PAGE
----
When the game is over and the players of both schools have said their ritual goodbyes – two lines passing each other, hands touching, “Good game, good game” – coach Katie Hanatow gathers her girls in a tight circle on the field for a brief motivational wrap-up: “It’s not the game we wanted, not the score we wanted, but they make us better by challenging us, and everybody stayed positive.”
Sports are about winning and losing and the lessons that come in between. If you ask Fall Mountain student athletes, they will come up with all the right qualities they teach: “Dedication, determination, competitiveness, confidence in yourself and in your team.”
But senior student Clay, who plays football, basketball and baseball, has a more personal reason, too: “Most of my friends I wouldn’t even have if it wasn’t for sports.”
Fall Mountain’s Volleyball coach Missy Swift says: “One of the biggest reasons I love to coach is because I know how important sports were to me when I was a kid.
“I was very quiet and reserved, I just thrived on the competition. I was never the standout on my team, but I was consistent and, frankly, oftentimes smarter. I was always in the right place at the right time. I could see it happening in my head.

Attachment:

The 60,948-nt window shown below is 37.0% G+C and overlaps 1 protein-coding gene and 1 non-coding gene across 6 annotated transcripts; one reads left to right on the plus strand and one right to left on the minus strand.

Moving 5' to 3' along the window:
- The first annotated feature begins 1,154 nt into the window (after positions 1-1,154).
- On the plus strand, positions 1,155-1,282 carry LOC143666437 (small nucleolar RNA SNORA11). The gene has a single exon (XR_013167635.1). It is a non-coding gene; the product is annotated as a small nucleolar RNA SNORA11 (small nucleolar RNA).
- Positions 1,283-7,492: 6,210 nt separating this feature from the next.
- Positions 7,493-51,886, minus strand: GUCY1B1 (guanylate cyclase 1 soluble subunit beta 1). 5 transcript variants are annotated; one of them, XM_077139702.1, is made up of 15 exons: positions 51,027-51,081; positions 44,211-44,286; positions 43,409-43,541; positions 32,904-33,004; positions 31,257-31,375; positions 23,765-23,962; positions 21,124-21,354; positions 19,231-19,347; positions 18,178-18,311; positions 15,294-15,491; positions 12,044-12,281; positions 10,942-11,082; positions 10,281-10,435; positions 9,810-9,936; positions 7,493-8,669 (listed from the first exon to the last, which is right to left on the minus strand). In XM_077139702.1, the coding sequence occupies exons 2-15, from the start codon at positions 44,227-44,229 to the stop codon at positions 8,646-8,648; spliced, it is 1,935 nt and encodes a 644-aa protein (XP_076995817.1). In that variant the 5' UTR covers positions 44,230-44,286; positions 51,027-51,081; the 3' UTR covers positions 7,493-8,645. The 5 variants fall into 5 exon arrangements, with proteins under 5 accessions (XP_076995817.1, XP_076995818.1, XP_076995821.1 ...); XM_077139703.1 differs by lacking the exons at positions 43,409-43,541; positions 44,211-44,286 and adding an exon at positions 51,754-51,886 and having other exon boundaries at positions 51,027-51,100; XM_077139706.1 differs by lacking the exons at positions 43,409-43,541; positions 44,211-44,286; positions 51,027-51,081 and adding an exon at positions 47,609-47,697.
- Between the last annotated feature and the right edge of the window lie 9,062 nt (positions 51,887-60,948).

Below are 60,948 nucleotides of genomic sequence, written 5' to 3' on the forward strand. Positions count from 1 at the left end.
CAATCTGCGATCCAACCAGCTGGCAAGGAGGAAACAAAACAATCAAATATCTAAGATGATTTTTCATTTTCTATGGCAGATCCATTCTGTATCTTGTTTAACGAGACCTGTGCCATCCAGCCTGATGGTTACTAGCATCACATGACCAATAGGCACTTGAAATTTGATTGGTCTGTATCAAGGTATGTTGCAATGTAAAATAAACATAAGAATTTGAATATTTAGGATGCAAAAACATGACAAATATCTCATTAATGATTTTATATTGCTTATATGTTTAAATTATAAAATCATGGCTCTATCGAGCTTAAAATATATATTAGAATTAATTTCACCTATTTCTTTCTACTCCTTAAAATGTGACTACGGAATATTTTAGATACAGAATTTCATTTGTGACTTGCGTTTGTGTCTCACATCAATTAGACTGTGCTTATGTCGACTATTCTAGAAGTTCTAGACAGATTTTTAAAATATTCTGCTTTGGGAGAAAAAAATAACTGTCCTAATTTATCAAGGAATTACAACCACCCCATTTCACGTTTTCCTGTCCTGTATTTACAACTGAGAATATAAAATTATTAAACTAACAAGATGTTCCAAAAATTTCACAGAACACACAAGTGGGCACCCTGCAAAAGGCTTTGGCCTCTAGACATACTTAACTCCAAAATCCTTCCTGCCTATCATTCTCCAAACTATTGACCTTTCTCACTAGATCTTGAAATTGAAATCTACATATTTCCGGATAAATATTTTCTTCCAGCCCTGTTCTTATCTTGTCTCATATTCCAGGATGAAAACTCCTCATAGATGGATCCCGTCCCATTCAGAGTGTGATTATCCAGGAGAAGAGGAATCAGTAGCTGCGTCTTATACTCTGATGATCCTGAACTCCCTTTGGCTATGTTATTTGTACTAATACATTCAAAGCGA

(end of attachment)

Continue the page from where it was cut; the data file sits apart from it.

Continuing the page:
“As I went through high school, I was academically lazy. If I had not wanted to be able to play volleyball, basketball and softball, I wouldn’t have performed as well as I did. You can’t participate in athletics if you don’t have your grades. It was a big deal!”
The photo of “her” volleyball girls sitting at the sidelines, looking pained, brings back “the struggle of a season. We play big, big schools. It’s an uphill battle for us at times. And we can either roll over and cry and let them beat us up, or we can dig in and fight with them. That’s the attitude that I’m trying to help them with.
“They never gave up at any time throughout the season, when it could have been so easy for them to do that. Because they cared so much about each other, that they couldn’t do that to their teammates.”
The booklet You'll Hear Us Roar documents the importance of sports in American high school education and in American culture by featuring the Fall Mountain Wildcats Athletics program of Fall Mountain Regional High School, a small public school that teaches children from five surrounding towns in rural south New Hampshire: Acworth, Alstead, Charlestown, Langdon, and Walpole.